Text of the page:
Advanced Micro Devices (AMD) was the best performing stock in the S&P 500 for 2018 with an almost 69% gain. Tony Mitchell first bought AMD in October 2014 at $3.45. At today’s price of $20.77, Tony has made a lot of money for our clients with AMD but he’s not selling because he sees a lot more upside in 2019.
Ken Kam: Last year you said you were confident that we will see AMD breakout to new highs. You were spot on as AMD more than doubled after that, hitting a high of $34.14 less than three months later. However, I am a little surprised that AMD is your top pick for 2019 since it has fallen back to $20.77.
Tony Mitchell: AMD was up almost 69% last year. While you don’t often see a great performance like AMD had in 2018 followed by another great performance in the following year, there are a lot of reasons to keep believing in AMD and some positive technical indicators as well.
While I value fundamentals first, I like to validate the timing of purchases with technical indicators and in this case, there is also the fact that AMD actually fell 45.9% off its high to close the year at $18.46.
Irrational exuberance on the way up turned into panic selling on the way down which I believe left AMD more oversold than many other tech stocks.
Kam: What are some of those fundamental reasons that have you feeling so good about AMD in 2019?
Mitchell: The biggest reason is their new products. AMD has three new chips that will start shipping in 2019, all based on the new 7nm technology that packs more transistors on smaller chips. Each of these has the ability to take significant market share from competitors in the server, pc and graphics areas.
AMD recently previewed its 3rd generation Ryzen CPU chips at the Consumer Electronics Show (CES) which are smaller and more power efficient, taking aim at Intel’s share of this business. These chips will be launched in the middle of this year, as well as the EPYC server chips. AMD also unveiled its latest graphics chips, the Radeon VII targeting Nvidia’s share of this business, and these will start shipping in early February.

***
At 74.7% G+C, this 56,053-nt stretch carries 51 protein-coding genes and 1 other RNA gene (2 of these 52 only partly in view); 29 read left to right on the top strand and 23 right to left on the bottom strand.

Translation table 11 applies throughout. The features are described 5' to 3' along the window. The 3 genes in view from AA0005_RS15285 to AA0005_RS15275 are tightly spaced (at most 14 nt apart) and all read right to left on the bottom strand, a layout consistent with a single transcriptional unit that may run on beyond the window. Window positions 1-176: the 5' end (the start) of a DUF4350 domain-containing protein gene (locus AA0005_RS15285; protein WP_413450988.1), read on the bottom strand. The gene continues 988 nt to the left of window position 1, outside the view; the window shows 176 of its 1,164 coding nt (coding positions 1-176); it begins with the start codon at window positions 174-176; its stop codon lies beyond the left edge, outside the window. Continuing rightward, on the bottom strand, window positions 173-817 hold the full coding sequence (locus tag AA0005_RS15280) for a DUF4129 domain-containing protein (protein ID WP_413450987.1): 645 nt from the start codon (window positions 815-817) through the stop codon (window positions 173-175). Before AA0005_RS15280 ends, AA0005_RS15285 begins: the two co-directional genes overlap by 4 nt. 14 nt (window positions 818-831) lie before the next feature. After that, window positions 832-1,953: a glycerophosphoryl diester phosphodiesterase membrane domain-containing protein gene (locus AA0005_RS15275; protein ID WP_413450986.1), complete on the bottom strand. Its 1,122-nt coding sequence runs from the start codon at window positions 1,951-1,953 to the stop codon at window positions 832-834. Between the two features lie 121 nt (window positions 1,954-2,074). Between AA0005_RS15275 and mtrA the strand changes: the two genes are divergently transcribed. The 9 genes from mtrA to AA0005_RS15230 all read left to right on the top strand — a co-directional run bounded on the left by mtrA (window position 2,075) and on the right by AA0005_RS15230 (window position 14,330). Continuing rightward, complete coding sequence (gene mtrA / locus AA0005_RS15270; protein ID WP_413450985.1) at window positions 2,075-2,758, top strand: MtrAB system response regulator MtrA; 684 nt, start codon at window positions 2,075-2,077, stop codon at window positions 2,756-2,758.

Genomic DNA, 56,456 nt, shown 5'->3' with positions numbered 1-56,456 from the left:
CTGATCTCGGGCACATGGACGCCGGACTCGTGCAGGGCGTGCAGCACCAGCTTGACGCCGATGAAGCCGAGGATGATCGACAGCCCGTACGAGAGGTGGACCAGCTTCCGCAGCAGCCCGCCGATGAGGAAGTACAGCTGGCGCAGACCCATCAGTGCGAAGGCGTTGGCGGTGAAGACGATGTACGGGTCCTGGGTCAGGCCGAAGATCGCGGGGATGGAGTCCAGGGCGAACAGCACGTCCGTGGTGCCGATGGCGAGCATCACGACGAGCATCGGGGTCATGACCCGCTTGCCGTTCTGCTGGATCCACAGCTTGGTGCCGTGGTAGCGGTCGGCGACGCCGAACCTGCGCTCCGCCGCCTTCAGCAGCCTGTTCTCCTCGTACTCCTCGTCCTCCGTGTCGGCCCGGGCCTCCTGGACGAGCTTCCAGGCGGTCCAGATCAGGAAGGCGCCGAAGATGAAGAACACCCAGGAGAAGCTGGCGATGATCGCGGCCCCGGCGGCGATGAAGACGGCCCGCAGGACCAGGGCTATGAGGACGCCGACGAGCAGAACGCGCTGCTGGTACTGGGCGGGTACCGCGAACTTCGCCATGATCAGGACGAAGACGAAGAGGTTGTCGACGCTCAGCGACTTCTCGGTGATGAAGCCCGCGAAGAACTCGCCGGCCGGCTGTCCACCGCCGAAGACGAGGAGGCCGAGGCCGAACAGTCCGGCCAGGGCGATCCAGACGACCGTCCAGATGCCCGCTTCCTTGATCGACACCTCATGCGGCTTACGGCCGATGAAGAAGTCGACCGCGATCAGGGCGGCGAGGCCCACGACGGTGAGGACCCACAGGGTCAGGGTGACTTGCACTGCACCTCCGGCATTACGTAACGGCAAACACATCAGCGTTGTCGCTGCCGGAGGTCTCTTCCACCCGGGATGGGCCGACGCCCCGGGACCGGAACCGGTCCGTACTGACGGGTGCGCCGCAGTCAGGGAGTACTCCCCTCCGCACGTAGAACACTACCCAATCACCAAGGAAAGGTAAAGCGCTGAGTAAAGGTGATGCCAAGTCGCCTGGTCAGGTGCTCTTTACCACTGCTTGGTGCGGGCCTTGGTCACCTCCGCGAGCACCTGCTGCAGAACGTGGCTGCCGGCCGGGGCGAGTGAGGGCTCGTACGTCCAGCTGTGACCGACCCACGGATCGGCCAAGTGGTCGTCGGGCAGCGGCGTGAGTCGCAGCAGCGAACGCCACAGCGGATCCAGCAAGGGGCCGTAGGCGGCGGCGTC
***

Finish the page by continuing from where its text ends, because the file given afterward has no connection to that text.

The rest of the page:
Kam: Intel was relatively flat in 2018 losing about 2.5% and Nvidia lost 40% of its value in 2018. Given their losses and AMD’s gains, don’t you think there is a chance that they rebound more in 2019 than AMD?
Mitchell: Intel has had production delays with its 10nm based chips, and they are currently in search of a CEO. While the choice of the CEO could move Intel in either direction, the possibility of the new CEO “kitchen sinking” a quarter or two and blaming it on falling behind in 7nm technology could be in play. Intel may be lucky to not fall further in 2019 between the lag in technology and the change of a CEO.
Nvidia also has a few problems to overcome as many users reported problems with some of their GPUs, including graphics artifacts, frequent crashes and the hardware not working at all. These issues with Intel and Nvidia are all the more reason that AMD may explode to the upside again this year.
Kam: Are there any other reasons that you like AMD so much?